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Posted by on Jan 29, 2016 in Prostate cancer | 0 comments

In a nutshell

This study examined the potential benefit of early intensive hormonal therapy (combined androgen blockade) in men with high-risk local prostate cancer, given before surgery.

Researchers concluded that intensive hormone therapy may be more effective than standard treatment in reducing androgen levels, but seldom results in complete tumor response. 

Some background

Men with high-risk local prostate cancer are at increased risk of cancer progression, or recurrence, after treatment. Therefore, aggressive interventions are often needed early on. Typically, treatment of local prostate cancer involves a combination of either surgery or radiation, followed by androgen deprivation therapy (ADT). ADT targets the production of androgens (male sex hormones such as testosterone) and reduces their effect on cancer cell growth.

In cases of advanced cancer that has spread beyond the prostate, or cancer that has progressed despite standard treatment, newly developed hormonal treatments, such as abiraterone (Zytiga), are added to standard ADT (referred to as combined androgen blockade or dual-hormonal therapy).

The aim of this study was to examine the effectivity of intensive ADT (combined androgen blockade) given early in the course of local disease, before surgery to remove the tumor.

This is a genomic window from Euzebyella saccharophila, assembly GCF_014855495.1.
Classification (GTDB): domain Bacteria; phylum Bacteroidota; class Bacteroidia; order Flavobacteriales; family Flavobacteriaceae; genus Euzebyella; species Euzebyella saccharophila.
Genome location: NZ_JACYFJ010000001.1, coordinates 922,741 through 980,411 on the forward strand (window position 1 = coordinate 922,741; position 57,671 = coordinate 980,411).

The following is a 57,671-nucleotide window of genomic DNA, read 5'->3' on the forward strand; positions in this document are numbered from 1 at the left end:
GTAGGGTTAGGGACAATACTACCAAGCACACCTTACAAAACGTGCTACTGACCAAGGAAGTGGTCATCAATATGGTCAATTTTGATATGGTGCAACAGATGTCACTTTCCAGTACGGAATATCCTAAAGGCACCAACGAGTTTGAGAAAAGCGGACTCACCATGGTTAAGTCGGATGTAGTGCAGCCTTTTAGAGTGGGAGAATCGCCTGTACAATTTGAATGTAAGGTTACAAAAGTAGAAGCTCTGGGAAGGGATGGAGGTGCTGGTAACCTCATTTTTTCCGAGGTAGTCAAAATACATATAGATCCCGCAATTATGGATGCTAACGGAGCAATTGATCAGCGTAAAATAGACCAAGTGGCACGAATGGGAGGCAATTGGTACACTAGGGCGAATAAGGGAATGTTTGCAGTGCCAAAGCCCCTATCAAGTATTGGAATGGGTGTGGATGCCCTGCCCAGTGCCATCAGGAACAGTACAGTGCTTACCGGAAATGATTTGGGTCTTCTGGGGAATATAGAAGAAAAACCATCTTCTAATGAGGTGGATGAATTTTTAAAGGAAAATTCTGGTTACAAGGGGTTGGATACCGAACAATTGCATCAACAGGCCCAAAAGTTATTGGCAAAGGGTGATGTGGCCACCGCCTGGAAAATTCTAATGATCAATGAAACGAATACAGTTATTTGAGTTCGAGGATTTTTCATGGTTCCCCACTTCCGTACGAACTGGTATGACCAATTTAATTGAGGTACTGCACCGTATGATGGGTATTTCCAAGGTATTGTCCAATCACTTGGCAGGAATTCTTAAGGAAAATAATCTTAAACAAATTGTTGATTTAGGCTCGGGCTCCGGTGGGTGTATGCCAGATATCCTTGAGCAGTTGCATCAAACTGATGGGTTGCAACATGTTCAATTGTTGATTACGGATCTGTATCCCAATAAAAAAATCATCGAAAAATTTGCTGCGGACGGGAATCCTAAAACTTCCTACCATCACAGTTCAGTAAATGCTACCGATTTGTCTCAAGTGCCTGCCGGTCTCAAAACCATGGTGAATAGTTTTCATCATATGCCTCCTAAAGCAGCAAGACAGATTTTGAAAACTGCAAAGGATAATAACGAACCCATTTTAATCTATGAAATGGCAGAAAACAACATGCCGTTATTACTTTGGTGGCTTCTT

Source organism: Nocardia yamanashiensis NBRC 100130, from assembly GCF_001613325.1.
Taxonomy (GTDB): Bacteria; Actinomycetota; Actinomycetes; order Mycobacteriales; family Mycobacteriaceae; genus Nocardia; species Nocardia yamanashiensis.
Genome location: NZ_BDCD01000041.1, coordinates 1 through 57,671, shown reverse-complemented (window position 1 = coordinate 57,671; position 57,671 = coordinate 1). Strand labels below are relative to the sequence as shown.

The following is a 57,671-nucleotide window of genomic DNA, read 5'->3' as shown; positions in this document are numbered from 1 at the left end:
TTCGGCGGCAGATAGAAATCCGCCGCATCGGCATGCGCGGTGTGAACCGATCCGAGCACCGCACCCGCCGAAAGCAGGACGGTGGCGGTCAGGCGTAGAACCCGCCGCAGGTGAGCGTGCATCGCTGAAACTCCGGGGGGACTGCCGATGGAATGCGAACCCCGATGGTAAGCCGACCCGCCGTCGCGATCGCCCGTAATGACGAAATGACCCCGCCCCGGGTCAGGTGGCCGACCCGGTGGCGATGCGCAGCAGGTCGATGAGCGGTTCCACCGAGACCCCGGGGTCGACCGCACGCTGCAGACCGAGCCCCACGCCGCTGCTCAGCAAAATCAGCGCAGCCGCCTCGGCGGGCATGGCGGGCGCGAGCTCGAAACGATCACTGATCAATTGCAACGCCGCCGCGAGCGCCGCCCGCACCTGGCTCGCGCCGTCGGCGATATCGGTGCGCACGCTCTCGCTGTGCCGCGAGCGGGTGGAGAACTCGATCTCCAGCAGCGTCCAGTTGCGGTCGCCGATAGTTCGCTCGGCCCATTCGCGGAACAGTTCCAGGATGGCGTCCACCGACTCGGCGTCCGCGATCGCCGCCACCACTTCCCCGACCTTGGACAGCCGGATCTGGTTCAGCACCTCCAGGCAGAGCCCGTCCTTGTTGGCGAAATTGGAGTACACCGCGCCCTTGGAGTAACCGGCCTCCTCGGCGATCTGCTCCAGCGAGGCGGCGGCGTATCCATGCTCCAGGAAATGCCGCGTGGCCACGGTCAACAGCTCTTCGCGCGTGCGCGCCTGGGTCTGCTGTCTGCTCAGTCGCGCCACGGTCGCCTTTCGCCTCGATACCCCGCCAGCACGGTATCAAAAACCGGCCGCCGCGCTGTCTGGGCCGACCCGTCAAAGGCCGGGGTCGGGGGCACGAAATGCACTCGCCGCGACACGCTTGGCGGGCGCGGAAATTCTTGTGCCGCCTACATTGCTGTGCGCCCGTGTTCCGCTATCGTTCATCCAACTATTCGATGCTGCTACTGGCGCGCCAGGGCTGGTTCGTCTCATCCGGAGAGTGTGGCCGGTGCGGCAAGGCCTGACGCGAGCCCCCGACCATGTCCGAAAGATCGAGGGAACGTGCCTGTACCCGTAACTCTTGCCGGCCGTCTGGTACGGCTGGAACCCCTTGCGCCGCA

Methods & findings

The study included 58 men with intermediate- or high-risk prostate cancer. Men were randomly assigned to receive treatment with either standard ADT (using leuprorelin) or intensive ADT (using leuprorelin plus abiraterone). After 12 weeks of assigned treatment, all men underwent an additional 12-weeks of intensive ADT, followed by a radical prostatectomy (surgery to remove the entire prostate gland).

After the first 12 weeks of treatment, androgen levels were significantly lower in the prostates of men receiving intensive ADT, compared to men receiving standard ADT. At the end of ADT, however, most men still showed significant tumor burden, regardless of the type of hormonal treatment received. Tumors were found to remain locally advanced in 48% of men that underwent 24-weeks of intensive ADT, and in 59% of men that underwent only 12-weeks of intensive ADT. In addition, lymph node involvement (lymph nodes containing cancer cells) was noted in 24% of men that underwent 24-weeks of intensive ADT, and in 11% of men that underwent 12-weeks of intensive ADT. Overall, only few men showed complete or near-complete tumor response to ADT before surgery.

The rate of side effects was similar between standard and intensive ADT. Hot flushes, fatigue, and liver dysfunction were the most commonly reported side-effects associated with hormonal treatment.

The bottom line

Researchers concluded that intensive combined ADT reduces prostatic androgen levels to a greater degree than standard treatment. However, local tumors seem to develop resistance to treatment early, and combined hormonal treatment before surgery does not result in complete response in most men.

The fine print

Larger randomized clinical trials are needed to investigate the potential benefits of early intensive hormonal therapy on long-term outcomes and overall survival.

Published By :

Journal of clinical oncology

Date :

Oct 13, 2014

Original Title :

Intense Androgen-Deprivation Therapy With Abiraterone Acetate Plus Leuprolide Acetate in Patients With Localized High-Risk Prostate Cancer: Results of a Randomized Phase II Neoadjuvant Study.

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